“That was the cheapest cannabis you could buy because the THC content was so low. They used to call it diesel because it actually smelt like diesel,” says David Marsh, a drug treatment worker with Coolmine addiction treatment centre.
In 2001, Gilligan was jailed for 28 years for importing cannabis. With the kingpin out of the way, the Irish market was suddenly reopened to smaller-scale importers who began to sell a wide variety of cannabis types from the Middle East and north Africa.
Almost overnight herbal cannabis again became prevalent on the Irish market and it soon eclipsed resin. In 2006, gardaí made 3,587 seizures of cannabis herb compared to just 1,254 of resin.
At the same time herbal cannabis began to grow in strength and in price. Highly potent strains such as skunk also began to be linked with psychosis in some users, particularly teenagers and those with underlying mental health issues.
Also in the 2000s, growhouses, run and staffed by foreign nationals (many of them working in slave-like conditions) were set up around Ireland. They produced a cheaper product as they cut out the dangerous and expensive importation process.
In response, the Moroccan resin producers increased the potency of their product while keeping the price the same. They were able to do this by devising more efficient methods of extracting the resin from the cannabis plant.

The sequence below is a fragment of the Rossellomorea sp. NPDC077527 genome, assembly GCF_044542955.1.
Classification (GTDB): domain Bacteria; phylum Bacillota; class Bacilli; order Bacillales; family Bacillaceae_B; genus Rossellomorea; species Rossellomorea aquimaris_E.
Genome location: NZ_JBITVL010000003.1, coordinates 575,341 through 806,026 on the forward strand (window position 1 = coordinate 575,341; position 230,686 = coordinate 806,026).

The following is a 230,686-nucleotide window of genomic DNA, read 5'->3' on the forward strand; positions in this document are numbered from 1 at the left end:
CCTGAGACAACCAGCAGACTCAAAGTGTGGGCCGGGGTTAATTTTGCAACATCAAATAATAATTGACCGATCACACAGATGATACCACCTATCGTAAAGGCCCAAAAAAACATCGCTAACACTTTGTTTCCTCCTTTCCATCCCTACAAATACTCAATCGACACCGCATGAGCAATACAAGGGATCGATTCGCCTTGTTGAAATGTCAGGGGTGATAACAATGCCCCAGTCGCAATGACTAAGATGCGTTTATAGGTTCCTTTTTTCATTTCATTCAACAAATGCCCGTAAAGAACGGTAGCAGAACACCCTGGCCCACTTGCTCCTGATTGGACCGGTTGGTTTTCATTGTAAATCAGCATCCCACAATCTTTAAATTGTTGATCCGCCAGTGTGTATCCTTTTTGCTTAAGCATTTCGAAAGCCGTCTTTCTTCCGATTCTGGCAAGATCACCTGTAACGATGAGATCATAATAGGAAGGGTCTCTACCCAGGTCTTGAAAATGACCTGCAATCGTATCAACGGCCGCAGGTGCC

The result of these market forces is that cannabis herb and resin is now more than twice as strong as the same product a decade ago but costs about the same.
It also contains much less CBD which balances out the THC. According to Gary Broderick of the Soal Project, an inner city Dublin drug treatment centre, this puts users at greater risk of mental health issues, including psychosis.
“Cannabis is a completely different drug to what is was before. Now first-time users are going in straight at a high-level of strength.
“If you’re going to have to choose a drug for your child to be using, cannabis might not be the most risky. It’s certainly the most socially acceptable. But mental health is the potential price you might have to pay and people aren’t really aware of that.”
They used to call it diesel because it actually smelt like diesel